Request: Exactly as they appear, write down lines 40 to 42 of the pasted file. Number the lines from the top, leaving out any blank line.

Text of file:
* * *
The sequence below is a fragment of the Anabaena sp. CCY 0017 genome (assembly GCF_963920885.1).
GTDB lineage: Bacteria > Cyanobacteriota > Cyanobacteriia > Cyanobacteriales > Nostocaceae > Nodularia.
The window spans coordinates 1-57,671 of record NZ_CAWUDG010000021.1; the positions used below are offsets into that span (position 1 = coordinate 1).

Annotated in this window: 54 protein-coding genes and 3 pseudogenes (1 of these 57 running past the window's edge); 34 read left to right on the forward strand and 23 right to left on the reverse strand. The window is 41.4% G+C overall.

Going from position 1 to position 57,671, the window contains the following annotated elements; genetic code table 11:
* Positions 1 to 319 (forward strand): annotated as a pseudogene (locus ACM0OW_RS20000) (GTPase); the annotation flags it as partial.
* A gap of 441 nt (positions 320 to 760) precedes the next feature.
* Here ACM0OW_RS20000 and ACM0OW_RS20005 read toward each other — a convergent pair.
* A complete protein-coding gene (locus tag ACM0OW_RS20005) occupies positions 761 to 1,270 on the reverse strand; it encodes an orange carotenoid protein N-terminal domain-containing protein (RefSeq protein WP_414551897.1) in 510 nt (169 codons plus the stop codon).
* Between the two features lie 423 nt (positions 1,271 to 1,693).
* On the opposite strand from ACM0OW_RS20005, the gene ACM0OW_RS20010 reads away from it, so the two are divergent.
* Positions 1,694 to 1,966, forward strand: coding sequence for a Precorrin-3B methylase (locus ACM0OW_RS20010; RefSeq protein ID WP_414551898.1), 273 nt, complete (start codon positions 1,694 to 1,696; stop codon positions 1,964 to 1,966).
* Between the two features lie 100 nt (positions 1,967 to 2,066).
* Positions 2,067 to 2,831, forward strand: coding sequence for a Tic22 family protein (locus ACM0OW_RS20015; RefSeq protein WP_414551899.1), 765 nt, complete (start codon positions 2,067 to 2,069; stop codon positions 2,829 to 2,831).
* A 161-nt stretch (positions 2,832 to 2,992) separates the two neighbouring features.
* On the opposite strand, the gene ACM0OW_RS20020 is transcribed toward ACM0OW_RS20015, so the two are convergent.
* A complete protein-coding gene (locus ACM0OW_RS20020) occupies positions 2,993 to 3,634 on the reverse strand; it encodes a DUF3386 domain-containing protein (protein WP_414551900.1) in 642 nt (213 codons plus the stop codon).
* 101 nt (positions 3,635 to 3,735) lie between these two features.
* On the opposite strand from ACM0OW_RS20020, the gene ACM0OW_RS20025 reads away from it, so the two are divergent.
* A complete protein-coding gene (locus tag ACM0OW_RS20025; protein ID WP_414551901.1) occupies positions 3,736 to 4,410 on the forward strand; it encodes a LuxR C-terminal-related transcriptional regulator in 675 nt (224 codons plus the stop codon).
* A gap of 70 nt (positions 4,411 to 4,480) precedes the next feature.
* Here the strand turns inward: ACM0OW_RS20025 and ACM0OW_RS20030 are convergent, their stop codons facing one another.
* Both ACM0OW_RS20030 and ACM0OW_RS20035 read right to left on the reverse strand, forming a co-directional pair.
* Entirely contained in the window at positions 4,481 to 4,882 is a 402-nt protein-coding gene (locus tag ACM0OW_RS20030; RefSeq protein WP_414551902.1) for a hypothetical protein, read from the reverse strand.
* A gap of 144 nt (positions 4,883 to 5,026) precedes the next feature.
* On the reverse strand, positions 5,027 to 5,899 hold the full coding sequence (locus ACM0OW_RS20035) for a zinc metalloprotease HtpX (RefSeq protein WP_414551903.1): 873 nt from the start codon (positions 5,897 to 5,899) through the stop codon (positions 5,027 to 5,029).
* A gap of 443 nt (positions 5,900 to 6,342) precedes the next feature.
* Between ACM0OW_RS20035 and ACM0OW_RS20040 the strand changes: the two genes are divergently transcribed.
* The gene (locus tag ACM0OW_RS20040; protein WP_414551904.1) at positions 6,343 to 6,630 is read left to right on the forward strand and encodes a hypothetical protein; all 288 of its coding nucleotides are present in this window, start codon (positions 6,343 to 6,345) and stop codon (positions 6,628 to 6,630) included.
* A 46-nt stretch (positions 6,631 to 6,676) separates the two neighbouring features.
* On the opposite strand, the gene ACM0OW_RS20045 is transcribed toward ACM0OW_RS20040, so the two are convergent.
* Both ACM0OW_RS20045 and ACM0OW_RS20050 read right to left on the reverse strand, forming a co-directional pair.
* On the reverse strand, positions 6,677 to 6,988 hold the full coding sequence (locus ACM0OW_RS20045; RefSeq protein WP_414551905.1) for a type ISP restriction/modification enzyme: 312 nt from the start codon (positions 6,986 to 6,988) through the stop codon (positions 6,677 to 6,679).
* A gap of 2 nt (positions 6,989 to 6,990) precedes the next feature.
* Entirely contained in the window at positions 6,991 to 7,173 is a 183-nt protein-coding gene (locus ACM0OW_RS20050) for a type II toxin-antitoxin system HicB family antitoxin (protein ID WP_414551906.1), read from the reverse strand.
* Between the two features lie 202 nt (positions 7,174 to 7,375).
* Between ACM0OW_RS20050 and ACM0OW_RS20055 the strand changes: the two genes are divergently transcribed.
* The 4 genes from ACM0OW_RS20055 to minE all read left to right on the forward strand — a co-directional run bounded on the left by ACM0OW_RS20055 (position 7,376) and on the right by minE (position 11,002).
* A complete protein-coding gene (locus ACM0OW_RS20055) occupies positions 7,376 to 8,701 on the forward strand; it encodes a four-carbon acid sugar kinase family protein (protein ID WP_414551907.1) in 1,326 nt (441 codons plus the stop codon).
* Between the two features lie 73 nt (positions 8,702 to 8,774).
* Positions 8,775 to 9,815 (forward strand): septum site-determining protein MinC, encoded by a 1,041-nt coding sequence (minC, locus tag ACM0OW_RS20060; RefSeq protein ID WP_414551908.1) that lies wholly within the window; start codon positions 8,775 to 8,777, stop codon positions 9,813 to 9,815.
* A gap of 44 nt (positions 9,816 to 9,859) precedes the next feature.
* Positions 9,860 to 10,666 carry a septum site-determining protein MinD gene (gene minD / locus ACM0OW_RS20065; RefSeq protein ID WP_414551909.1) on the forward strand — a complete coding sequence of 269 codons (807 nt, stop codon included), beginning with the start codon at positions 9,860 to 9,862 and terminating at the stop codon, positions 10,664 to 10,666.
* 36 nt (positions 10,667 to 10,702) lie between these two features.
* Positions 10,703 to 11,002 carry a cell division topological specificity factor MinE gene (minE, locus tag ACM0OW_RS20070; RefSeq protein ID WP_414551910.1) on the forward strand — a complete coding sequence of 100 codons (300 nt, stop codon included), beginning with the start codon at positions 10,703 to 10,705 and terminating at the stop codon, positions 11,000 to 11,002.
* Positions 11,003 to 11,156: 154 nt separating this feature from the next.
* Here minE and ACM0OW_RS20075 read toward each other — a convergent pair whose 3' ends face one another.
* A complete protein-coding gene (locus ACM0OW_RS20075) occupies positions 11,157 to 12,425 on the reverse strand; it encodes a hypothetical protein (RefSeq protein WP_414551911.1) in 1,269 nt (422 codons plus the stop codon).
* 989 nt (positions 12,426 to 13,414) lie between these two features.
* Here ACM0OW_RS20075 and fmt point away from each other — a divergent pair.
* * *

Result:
* Between the two features lie 73 nt (positions 8,702 to 8,774).
* Positions 8,775 to 9,815 (forward strand): septum site-determining protein MinC, encoded by a 1,041-nt coding sequence (minC, locus tag ACM0OW_RS20060; RefSeq protein ID WP_414551908.1) that lies wholly within the window; start codon positions 8,775 to 8,777, stop codon positions 9,813 to 9,815.
* A gap of 44 nt (positions 9,816 to 9,859) precedes the next feature.